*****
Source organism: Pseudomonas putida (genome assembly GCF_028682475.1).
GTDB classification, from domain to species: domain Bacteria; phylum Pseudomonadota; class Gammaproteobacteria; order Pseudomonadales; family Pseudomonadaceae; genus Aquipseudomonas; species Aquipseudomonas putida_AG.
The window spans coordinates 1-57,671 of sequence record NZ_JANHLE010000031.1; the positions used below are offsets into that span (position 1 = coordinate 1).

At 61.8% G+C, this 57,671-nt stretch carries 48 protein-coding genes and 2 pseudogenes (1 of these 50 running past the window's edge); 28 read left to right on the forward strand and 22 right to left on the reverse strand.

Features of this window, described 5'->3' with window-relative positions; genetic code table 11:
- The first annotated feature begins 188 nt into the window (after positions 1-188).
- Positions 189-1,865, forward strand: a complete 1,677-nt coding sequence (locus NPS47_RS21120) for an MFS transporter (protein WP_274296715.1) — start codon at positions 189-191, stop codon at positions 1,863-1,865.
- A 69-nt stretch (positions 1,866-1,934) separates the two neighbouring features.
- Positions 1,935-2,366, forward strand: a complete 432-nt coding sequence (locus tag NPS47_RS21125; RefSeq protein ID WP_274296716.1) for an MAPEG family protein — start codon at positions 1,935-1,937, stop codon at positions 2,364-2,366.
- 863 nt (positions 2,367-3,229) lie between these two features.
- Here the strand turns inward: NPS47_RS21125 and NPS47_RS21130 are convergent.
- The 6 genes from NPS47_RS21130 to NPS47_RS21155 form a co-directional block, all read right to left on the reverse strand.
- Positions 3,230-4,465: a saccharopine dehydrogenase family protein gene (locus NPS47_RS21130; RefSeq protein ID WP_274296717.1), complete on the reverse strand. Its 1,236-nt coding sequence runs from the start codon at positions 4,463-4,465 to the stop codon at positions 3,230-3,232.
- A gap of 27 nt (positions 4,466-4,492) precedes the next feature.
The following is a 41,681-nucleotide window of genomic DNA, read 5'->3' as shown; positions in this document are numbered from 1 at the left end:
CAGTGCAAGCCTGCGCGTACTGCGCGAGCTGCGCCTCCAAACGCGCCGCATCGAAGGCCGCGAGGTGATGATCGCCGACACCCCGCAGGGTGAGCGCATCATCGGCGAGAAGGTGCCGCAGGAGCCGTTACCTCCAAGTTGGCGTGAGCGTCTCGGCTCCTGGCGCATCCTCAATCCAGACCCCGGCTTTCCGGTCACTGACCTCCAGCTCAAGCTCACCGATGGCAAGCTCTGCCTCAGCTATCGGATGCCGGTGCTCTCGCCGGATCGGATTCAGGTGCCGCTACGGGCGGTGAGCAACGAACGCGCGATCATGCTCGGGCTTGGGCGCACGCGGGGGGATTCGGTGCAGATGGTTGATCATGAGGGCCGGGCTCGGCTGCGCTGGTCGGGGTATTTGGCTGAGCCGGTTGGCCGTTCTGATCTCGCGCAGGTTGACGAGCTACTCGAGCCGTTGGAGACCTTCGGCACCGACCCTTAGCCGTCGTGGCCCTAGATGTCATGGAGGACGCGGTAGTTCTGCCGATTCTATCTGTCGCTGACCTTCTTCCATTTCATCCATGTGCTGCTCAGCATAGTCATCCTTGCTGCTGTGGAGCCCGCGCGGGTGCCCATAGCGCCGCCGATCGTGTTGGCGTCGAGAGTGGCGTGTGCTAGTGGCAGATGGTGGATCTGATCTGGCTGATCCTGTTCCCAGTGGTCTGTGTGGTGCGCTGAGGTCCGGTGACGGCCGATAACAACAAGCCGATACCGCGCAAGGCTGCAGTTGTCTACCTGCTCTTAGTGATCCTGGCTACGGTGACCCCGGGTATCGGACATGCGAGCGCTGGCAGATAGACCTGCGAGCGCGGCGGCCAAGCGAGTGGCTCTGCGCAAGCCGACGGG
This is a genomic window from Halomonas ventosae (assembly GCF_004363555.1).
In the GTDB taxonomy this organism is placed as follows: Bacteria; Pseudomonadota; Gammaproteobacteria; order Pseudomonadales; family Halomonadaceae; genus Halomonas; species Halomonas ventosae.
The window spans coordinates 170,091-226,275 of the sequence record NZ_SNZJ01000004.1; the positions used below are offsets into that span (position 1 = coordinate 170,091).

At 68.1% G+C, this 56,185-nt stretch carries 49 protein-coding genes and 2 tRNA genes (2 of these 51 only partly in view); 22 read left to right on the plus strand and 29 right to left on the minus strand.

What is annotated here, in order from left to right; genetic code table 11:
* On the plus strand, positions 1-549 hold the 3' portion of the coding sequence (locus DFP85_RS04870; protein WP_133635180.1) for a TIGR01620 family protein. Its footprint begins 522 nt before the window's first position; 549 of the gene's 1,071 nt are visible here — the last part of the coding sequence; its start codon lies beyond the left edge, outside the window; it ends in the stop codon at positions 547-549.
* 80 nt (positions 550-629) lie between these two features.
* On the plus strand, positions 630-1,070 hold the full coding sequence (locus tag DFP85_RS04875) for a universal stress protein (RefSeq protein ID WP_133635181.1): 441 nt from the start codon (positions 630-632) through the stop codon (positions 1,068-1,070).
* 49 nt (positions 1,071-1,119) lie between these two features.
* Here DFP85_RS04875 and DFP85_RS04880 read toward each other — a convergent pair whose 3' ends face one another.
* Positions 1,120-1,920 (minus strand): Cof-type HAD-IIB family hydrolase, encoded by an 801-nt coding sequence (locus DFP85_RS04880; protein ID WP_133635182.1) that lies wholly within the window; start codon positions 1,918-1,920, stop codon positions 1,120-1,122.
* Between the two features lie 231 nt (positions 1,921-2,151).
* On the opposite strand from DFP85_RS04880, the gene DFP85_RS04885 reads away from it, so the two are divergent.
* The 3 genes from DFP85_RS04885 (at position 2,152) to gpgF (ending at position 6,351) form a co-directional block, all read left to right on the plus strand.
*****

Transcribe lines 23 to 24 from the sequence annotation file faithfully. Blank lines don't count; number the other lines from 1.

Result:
* 80 nt (positions 550-629) lie between these two features.
* On the plus strand, positions 630-1,070 hold the full coding sequence (locus tag DFP85_RS04875) for a universal stress protein (RefSeq protein ID WP_133635181.1): 441 nt from the start codon (positions 630-632) through the stop codon (positions 1,068-1,070).